Moshe Billet found a black-leather peep-toe Christian Louboutin pump at 96th Street and Broadway on June 23. Knowing Louboutins are expensive ($600-$800) and that someone was probably upset to have lost it, he posted an ad on Craigslist and messages on Facebook and Twitter, as well as “found” fliers in the area. Gentlemanly, no? So gentlemanly, in fact, as to be kind of, well, unusual. We wanted to know more about what makes this sort of guy tick, so we met up with him at Starbucks for details.
Name: Moshe Billet
Occupation: Financial Services
Neighborhood: Upper West Side
Hometown: Woodmere, Long Island
Moshe, when you first found the shoe, how did you know it was a Louboutin?
The red bottom.
Guys know that?
Well, I mean, I once dated a girl who said, “I only wear red-bottomed shoes.” We only went on one date. This is a recognizable brand. You know it when you see it. It’s a status symbol, you know; actresses wear these things on the red carpet. That’s why they can charge $800 a shoe.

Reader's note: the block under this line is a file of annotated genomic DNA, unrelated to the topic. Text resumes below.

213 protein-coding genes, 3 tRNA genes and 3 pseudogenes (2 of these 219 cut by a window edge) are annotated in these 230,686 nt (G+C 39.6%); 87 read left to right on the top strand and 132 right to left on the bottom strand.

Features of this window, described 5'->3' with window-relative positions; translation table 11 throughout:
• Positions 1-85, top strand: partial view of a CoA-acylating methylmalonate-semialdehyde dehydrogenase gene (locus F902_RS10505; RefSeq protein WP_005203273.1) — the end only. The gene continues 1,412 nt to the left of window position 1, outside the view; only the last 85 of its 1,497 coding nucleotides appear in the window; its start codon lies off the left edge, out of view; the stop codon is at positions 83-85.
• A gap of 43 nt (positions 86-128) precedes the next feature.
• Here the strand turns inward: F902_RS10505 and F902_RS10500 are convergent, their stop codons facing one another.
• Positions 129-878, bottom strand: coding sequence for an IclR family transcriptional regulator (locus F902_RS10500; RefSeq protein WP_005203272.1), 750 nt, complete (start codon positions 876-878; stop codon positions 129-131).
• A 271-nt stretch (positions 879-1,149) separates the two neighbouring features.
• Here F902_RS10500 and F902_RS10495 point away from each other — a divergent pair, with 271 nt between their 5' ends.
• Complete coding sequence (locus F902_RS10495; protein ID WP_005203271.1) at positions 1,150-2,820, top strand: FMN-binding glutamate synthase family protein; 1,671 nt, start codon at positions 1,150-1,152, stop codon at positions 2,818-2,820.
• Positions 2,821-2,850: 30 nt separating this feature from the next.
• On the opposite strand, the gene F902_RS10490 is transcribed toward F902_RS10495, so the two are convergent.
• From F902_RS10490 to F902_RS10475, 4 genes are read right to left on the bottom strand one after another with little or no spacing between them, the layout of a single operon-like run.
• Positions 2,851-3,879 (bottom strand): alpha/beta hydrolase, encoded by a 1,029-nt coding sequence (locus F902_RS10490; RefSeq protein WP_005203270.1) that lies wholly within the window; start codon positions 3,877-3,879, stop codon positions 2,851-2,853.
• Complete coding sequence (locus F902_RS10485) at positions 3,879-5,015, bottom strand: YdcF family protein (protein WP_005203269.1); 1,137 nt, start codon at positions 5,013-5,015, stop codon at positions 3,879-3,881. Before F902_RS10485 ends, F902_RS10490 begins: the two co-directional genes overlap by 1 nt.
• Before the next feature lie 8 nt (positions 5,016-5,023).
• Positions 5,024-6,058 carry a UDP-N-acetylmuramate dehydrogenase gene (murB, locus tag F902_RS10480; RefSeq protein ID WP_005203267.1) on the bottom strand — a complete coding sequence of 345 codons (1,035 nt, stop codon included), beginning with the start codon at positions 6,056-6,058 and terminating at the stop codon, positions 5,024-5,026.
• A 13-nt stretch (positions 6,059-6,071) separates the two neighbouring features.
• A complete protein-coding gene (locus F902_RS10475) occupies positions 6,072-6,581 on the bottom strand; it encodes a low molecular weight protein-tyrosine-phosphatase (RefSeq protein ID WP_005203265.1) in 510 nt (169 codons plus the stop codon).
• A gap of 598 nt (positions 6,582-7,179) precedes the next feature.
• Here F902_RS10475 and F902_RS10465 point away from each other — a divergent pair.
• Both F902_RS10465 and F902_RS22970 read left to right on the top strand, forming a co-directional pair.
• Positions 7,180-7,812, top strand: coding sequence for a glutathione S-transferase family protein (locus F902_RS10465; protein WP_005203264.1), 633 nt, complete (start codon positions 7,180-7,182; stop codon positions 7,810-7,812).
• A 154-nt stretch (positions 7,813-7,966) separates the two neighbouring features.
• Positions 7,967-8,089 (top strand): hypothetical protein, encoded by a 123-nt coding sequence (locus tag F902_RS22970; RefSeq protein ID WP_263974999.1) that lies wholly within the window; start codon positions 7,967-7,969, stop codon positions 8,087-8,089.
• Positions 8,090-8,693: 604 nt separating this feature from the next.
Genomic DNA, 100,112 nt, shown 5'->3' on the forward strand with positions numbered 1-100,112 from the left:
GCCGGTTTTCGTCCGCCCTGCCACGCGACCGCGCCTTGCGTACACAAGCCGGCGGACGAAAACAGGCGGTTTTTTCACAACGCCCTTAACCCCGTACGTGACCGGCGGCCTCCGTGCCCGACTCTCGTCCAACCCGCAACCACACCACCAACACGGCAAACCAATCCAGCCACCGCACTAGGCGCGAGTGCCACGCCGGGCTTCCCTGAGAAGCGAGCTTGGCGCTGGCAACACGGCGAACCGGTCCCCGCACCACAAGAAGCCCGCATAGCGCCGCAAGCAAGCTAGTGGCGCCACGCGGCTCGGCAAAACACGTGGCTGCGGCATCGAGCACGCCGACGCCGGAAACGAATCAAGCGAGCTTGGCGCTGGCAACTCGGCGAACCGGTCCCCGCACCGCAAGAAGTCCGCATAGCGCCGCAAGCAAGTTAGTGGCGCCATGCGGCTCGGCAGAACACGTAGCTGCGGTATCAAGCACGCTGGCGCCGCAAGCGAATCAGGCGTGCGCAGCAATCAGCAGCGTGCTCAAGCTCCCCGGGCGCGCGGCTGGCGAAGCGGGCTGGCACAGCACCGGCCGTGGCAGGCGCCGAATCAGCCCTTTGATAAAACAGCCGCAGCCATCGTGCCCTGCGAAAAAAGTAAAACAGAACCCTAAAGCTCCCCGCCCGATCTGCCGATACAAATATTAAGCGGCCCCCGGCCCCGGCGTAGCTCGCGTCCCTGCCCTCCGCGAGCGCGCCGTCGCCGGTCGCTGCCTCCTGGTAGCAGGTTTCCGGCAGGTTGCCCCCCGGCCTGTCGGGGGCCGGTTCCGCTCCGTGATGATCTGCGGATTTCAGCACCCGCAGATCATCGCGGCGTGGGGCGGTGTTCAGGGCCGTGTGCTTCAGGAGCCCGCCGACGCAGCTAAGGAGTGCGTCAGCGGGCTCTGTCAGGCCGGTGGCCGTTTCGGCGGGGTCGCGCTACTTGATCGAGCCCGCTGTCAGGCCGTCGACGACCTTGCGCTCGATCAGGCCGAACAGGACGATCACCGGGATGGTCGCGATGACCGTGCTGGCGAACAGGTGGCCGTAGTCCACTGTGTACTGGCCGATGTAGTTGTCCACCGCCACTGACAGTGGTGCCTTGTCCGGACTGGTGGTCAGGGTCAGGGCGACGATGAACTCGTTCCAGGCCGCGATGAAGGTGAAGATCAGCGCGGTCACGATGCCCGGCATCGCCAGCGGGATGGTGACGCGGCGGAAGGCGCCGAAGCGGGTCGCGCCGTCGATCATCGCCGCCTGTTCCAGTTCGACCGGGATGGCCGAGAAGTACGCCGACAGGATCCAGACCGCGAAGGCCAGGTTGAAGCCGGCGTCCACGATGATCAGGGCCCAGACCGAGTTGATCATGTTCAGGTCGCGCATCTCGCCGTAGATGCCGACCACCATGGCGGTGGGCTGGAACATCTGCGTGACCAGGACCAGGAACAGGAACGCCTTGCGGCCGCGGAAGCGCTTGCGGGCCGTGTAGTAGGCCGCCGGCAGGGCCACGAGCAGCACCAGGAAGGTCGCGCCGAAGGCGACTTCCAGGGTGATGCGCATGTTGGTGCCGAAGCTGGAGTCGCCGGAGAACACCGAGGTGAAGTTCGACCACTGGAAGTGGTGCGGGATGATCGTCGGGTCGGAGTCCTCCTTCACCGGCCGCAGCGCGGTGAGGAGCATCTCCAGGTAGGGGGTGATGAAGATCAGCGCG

When you picked it up, did you ever think it would get this much attention?
No, and it took several days for it to even get the attention. I had only gotten two e-mails from my signs: one, someone saying, “God bless you,” or, sorry, it was “Jesus bless you,” and the other one was this blogger who was totally skeptical about it like, “Is this some kind of viral marketing campaign or is this real?” That’s how it all started.
If someone responds to your ad and sounds like she’s telling the truth, how will you prove it’s her shoe?
I’m going to make her produce the other one, like the other glass slipper type of thing. I don’t think I’m actually going to get down on one knee and put in on her — the other shoe will be enough for me.
Do you feel a little bit like a prince charming?
My sister-in-law said instead of using my firstname.lastname@example.org e-mail address, I should have gotten email@example.com, and that really would have made the story even funnier. But I just want to return something valuable. I once left this suit on the Long Island Rail Road, a Brooks Brothers suit. You know what, it ended up in the lost-and-found at Penn Station, and I got it back. It’s a nice New York story, and this could be a nice New York story, too.
How do you think this story will end?